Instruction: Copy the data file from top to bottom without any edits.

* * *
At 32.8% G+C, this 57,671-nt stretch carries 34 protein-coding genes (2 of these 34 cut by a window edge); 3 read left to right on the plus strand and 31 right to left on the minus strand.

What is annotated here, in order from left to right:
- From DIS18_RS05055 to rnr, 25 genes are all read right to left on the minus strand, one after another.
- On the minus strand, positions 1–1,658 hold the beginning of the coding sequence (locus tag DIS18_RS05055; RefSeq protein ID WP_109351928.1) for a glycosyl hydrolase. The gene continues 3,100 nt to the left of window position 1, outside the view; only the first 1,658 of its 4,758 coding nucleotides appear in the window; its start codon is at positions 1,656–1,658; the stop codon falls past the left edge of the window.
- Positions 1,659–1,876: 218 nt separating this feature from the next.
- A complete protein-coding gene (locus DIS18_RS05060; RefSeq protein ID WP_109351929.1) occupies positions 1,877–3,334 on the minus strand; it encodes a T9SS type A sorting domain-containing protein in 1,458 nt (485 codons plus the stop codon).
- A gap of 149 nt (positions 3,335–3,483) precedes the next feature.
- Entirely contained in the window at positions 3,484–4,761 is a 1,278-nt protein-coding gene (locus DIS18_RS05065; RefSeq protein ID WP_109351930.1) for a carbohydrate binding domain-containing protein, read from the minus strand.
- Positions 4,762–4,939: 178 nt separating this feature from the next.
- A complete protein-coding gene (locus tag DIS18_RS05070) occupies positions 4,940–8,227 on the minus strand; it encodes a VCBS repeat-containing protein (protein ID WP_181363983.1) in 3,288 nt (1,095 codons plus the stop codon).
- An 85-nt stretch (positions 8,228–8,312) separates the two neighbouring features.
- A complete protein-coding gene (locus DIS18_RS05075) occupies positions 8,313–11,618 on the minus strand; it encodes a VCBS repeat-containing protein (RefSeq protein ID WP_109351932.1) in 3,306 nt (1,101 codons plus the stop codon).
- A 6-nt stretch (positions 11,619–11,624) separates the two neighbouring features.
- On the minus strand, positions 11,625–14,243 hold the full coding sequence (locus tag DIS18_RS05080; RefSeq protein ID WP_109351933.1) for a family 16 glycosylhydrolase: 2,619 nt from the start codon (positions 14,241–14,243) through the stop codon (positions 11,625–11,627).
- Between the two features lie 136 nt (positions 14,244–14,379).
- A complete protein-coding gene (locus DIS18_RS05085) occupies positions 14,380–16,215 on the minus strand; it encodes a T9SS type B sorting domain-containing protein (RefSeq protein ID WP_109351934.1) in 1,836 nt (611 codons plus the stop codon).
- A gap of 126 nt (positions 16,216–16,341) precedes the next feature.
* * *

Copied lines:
At 32.8% G+C, this 57,671-nt stretch carries 34 protein-coding genes (2 of these 34 cut by a window edge); 3 read left to right on the plus strand and 31 right to left on the minus strand.

What is annotated here, in order from left to right:
- From DIS18_RS05055 to rnr, 25 genes are all read right to left on the minus strand, one after another.
- On the minus strand, positions 1–1,658 hold the beginning of the coding sequence (locus tag DIS18_RS05055; RefSeq protein ID WP_109351928.1) for a glycosyl hydrolase. The gene continues 3,100 nt to the left of window position 1, outside the view; only the first 1,658 of its 4,758 coding nucleotides appear in the window; its start codon is at positions 1,656–1,658; the stop codon falls past the left edge of the window.
- Positions 1,659–1,876: 218 nt separating this feature from the next.
- A complete protein-coding gene (locus DIS18_RS05060; RefSeq protein ID WP_109351929.1) occupies positions 1,877–3,334 on the minus strand; it encodes a T9SS type A sorting domain-containing protein in 1,458 nt (485 codons plus the stop codon).
- A gap of 149 nt (positions 3,335–3,483) precedes the next feature.
- Entirely contained in the window at positions 3,484–4,761 is a 1,278-nt protein-coding gene (locus DIS18_RS05065; RefSeq protein ID WP_109351930.1) for a carbohydrate binding domain-containing protein, read from the minus strand.
- Positions 4,762–4,939: 178 nt separating this feature from the next.
- A complete protein-coding gene (locus tag DIS18_RS05070) occupies positions 4,940–8,227 on the minus strand; it encodes a VCBS repeat-containing protein (protein ID WP_181363983.1) in 3,288 nt (1,095 codons plus the stop codon).
- An 85-nt stretch (positions 8,228–8,312) separates the two neighbouring features.
- A complete protein-coding gene (locus DIS18_RS05075) occupies positions 8,313–11,618 on the minus strand; it encodes a VCBS repeat-containing protein (RefSeq protein ID WP_109351932.1) in 3,306 nt (1,101 codons plus the stop codon).
- A 6-nt stretch (positions 11,619–11,624) separates the two neighbouring features.
- On the minus strand, positions 11,625–14,243 hold the full coding sequence (locus tag DIS18_RS05080; RefSeq protein ID WP_109351933.1) for a family 16 glycosylhydrolase: 2,619 nt from the start codon (positions 14,241–14,243) through the stop codon (positions 11,625–11,627).
- Between the two features lie 136 nt (positions 14,244–14,379).
- A complete protein-coding gene (locus DIS18_RS05085) occupies positions 14,380–16,215 on the minus strand; it encodes a T9SS type B sorting domain-containing protein (RefSeq protein ID WP_109351934.1) in 1,836 nt (611 codons plus the stop codon).
- A gap of 126 nt (positions 16,216–16,341) precedes the next feature.